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Hochman: Astros hitters cheated the game and that's hard to forget

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ALCS Astros Yankees Baseball

Houston second baseman Jose Altuve holds the American League championship trophy in the early hours of Monday, Oct. 24, 2022, in New York after the Astros defeated the Yankees.

Hate ’em or hate ’em, the Astros are in the World Series.

Until Alex Bregman, Jose Altuve and Yuli Gurriel are off the Astros, my red-seamed heart doesn’t have the capacity to love that team. Seems many folks feel the same way. Those three players, of course, are the remaining hitters from the 2017 Astros, who banged their way to a title — and then it was exposed that they banged a trash can for an unfair advantage.

Some might say to let bygones be bygones, or that they’ve paid their penance, or that time heals all wounds, but I say you can throw all those clichés in said trash can.

These men cheated. They participated in a scheme that alerted them to what pitch was coming. That’s an advantage like going up to the plate with a metal bat. And whether it happened five years ago or 105 years ago, that sticks with you — it’s forever blatant cheating.

The “A” on their Astros jerseys should be scarlet.

And, yes, those three quite likely play by the rules now. And they’re obviously elite talents. But I cannot appreciate any current achievements knowing how they accomplished previous achievements.

That makes all of this rather difficult because I want to like the Astros. Maybe you do, too? There are some beautiful storylines and likable personalities on that club.

It starts with Johnnie B. Baker Jr., the beloved manager. Now, Dusty used to irk Cardinals fans from opposing dugouts. Maybe still does. But unlike the transgressions of these Houston players, Dusty’s dust-ups with Tony La Russa fade in importance over time.

With his latest stop, you probably know the story by now. Baker was a World Series-winning player — and an All-Star and Gold Glove winner — and proceeded to win 2,000-plus games as a manager. But, yes, he never has won a World Series as a skipper. Lost in 2002. He was hired by Houston for 2020 to bring accountability and likability to the marred franchise. Made the Fall Classic in 2021 and lost. And he has made it there again.

This time, the Astros went a perfect 7-0 to get there. That seldom happens. And most of the games were close, too. Baker had to “chess master” his way through each game — and never once lost.

“I stay hungry,” Baker, 73, told reporters after a sweep of the New York Yankees. “People, some people, most people are rooting for us, some people are rooting against us. It doesn’t matter. That motivates you either way. There’s a lot of positive thoughts coming our way. There’s a ton of positive thoughts and spiritual togetherness in the city of Houston. It’s galvanized our team.

“I’ve never seen a city so close to the players and always behind their players. Like, I’ve never heard a cross word or anybody boo in our town for the team, and it means a lot. It means an awful lot. It means ... love and respect and togetherness.”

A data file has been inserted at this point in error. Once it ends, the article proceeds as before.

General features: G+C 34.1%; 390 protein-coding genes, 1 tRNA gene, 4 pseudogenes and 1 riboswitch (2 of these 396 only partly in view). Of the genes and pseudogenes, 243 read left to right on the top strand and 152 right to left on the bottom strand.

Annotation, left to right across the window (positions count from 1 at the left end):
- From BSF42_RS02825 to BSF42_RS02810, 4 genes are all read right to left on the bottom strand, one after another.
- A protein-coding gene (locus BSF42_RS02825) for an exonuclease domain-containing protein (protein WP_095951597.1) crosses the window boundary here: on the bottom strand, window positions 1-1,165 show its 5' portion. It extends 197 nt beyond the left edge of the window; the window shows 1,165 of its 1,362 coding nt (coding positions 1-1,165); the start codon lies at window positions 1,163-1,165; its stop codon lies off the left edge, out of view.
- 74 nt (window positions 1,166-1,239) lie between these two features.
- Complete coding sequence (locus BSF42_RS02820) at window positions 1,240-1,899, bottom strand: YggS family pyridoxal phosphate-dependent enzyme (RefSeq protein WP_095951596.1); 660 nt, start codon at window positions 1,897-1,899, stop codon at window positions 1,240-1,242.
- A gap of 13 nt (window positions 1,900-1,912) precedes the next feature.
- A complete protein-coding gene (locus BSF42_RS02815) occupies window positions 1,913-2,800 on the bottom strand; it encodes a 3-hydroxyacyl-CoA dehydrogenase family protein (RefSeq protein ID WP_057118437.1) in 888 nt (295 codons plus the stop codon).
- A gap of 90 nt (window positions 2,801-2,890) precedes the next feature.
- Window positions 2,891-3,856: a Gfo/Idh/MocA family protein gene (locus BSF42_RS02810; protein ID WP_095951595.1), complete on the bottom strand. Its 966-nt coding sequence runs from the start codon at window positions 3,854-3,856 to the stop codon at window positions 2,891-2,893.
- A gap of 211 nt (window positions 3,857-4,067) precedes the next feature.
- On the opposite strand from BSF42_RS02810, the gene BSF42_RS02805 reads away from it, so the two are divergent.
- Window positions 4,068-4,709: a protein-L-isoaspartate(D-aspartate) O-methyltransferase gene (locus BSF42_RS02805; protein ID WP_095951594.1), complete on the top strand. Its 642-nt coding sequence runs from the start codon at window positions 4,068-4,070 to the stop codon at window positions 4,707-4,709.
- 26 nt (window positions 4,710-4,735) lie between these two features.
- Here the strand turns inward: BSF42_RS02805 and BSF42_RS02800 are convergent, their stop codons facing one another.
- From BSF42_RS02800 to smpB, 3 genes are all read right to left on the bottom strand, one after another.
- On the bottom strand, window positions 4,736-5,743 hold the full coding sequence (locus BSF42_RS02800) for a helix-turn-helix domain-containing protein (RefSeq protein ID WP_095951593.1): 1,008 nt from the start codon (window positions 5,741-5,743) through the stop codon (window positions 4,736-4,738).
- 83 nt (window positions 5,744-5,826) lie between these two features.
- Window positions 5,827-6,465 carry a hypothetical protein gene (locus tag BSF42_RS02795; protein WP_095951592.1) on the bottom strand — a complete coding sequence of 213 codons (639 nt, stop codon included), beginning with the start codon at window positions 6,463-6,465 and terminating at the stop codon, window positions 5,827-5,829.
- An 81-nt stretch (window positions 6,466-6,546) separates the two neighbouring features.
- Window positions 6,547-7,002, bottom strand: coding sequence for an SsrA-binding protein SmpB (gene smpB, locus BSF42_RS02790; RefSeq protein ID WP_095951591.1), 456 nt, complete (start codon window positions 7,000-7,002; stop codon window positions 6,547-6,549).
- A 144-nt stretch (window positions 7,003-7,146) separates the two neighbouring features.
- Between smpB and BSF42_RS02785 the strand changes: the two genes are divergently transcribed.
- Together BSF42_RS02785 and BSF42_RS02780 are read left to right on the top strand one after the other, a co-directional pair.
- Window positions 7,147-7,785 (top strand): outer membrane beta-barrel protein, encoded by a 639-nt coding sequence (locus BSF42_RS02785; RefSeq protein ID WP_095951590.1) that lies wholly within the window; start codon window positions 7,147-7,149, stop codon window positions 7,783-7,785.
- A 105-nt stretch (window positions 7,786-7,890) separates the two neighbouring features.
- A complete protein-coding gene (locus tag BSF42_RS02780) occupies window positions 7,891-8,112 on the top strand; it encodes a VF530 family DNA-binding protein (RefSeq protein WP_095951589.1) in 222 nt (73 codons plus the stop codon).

At shortstop, the 2022 Astros lost Carlos Correa, a brilliant ballplayer who, too, was on the cheating champs. Correa is a free agent again and, understandably so, should get a look from the Cardinals. If St. Louis does sign him, it will mean mixed emotions for many. He’ll forever have that Astros asterisk by his name. But if the Cards could bring back admitted steroid user Mark McGwire as their hitting coach, they surely could bring in the All-Star infielder in his prime.

When Correa left the Astros after 2021 for one season in Minnesota, Houston promoted shortstop Jeremy Pena. His dad is Geronimo Pena, the Cardinals’ second baseman from 1990-95, who seemed to spend as much time on the injured list as in the lineup. While Geronimo had unfulfilled potential, Jeremy is reaching his own. He hit 22 homers in his rookie season of ’22 — and then has hit three in seven postseason games. The effervescent and likable ballplayer was named MVP of the American League Championship Series.

“He has a lot of support from his mom and dad and from his teammates here,” Baker said. “He’s a very confident but humble young man. He’s in a position where, people say it’s hard to win with a young shortstop, catcher, and center fielder and young pitching staff, but he’s grasped the situation, the responsibility of that. He’s hitting second in the order and playing shortstop. That’s a lot of responsibility and a lot of work. He hasn’t shied away from it. He’s actually embraced it. …

“He comes from a great baseball family. His mom actually got mad at me a little bit because he didn’t play in Boston and there were a bunch of people from Providence, Rhode Island, his town. Actually, I had to explain — have you ever had to explain something to somebody’s mama? I was like, ‘Mama, he’s hurt. That’s why he’s not playing.’”

There are other cool stories on the Astros’ roster, from the rise of superstar Yordan Alvarez to the boys playing for injured teammate Michael Brantley. Doesn’t matter. It’s all superseded by the existence of Bregman, Altuve and Gurriel in Astros uniforms — and what that symbolizes.

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